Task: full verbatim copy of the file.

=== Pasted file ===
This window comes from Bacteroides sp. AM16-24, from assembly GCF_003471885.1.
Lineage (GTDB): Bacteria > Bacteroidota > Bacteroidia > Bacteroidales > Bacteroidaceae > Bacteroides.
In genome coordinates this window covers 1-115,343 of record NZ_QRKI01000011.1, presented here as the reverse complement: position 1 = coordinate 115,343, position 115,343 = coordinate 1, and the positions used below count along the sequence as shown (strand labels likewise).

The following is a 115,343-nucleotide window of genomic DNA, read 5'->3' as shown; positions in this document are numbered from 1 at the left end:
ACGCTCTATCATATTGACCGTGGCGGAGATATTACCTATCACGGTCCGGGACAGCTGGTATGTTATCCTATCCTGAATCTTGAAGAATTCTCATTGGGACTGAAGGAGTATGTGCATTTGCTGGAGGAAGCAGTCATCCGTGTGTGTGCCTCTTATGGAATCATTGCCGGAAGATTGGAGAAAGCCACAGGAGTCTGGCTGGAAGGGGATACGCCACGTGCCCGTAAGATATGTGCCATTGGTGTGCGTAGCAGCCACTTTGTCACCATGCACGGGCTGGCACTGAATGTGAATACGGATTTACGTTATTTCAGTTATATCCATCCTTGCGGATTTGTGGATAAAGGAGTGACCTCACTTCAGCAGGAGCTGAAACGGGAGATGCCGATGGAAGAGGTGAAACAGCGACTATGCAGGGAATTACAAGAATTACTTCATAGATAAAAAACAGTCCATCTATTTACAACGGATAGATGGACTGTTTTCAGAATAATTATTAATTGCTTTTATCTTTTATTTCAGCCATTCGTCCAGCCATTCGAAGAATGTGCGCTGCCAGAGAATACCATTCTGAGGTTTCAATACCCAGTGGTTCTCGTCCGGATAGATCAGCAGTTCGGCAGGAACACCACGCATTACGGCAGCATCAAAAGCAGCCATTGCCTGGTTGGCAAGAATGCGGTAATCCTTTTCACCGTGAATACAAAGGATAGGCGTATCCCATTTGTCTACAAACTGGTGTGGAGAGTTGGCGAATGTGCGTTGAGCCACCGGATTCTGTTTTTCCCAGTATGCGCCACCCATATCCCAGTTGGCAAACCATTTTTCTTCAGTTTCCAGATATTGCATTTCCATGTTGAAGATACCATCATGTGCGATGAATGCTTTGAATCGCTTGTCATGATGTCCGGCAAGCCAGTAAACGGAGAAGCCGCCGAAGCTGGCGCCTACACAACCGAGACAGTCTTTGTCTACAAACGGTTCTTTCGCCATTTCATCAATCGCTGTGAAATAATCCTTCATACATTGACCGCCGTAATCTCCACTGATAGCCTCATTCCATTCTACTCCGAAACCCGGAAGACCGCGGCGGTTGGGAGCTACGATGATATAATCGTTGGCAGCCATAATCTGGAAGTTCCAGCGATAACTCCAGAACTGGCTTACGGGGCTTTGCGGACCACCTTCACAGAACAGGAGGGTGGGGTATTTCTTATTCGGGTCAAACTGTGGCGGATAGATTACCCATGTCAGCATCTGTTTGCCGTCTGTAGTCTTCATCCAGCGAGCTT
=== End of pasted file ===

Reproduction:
This window comes from Bacteroides sp. AM16-24, from assembly GCF_003471885.1.
Lineage (GTDB): Bacteria > Bacteroidota > Bacteroidia > Bacteroidales > Bacteroidaceae > Bacteroides.
In genome coordinates this window covers 1-115,343 of record NZ_QRKI01000011.1, presented here as the reverse complement: position 1 = coordinate 115,343, position 115,343 = coordinate 1, and the positions used below count along the sequence as shown (strand labels likewise).

The following is a 115,343-nucleotide window of genomic DNA, read 5'->3' as shown; positions in this document are numbered from 1 at the left end:
ACGCTCTATCATATTGACCGTGGCGGAGATATTACCTATCACGGTCCGGGACAGCTGGTATGTTATCCTATCCTGAATCTTGAAGAATTCTCATTGGGACTGAAGGAGTATGTGCATTTGCTGGAGGAAGCAGTCATCCGTGTGTGTGCCTCTTATGGAATCATTGCCGGAAGATTGGAGAAAGCCACAGGAGTCTGGCTGGAAGGGGATACGCCACGTGCCCGTAAGATATGTGCCATTGGTGTGCGTAGCAGCCACTTTGTCACCATGCACGGGCTGGCACTGAATGTGAATACGGATTTACGTTATTTCAGTTATATCCATCCTTGCGGATTTGTGGATAAAGGAGTGACCTCACTTCAGCAGGAGCTGAAACGGGAGATGCCGATGGAAGAGGTGAAACAGCGACTATGCAGGGAATTACAAGAATTACTTCATAGATAAAAAACAGTCCATCTATTTACAACGGATAGATGGACTGTTTTCAGAATAATTATTAATTGCTTTTATCTTTTATTTCAGCCATTCGTCCAGCCATTCGAAGAATGTGCGCTGCCAGAGAATACCATTCTGAGGTTTCAATACCCAGTGGTTCTCGTCCGGATAGATCAGCAGTTCGGCAGGAACACCACGCATTACGGCAGCATCAAAAGCAGCCATTGCCTGGTTGGCAAGAATGCGGTAATCCTTTTCACCGTGAATACAAAGGATAGGCGTATCCCATTTGTCTACAAACTGGTGTGGAGAGTTGGCGAATGTGCGTTGAGCCACCGGATTCTGTTTTTCCCAGTATGCGCCACCCATATCCCAGTTGGCAAACCATTTTTCTTCAGTTTCCAGATATTGCATTTCCATGTTGAAGATACCATCATGTGCGATGAATGCTTTGAATCGCTTGTCATGATGTCCGGCAAGCCAGTAAACGGAGAAGCCGCCGAAGCTGGCGCCTACACAACCGAGACAGTCTTTGTCTACAAACGGTTCTTTCGCCATTTCATCAATCGCTGTGAAATAATCCTTCATACATTGACCGCCGTAATCTCCACTGATAGCCTCATTCCATTCTACTCCGAAACCCGGAAGACCGCGGCGGTTGGGAGCTACGATGATATAATCGTTGGCAGCCATAATCTGGAAGTTCCAGCGATAACTCCAGAACTGGCTTACGGGGCTTTGCGGACCACCTTCACAGAACAGGAGGGTGGGGTATTTCTTATTCGGGTCAAACTGTGGCGGATAGATTACCCATGTCAGCATCTGTTTGCCGTCTGTAGTCTTCATCCAGCGAGCTT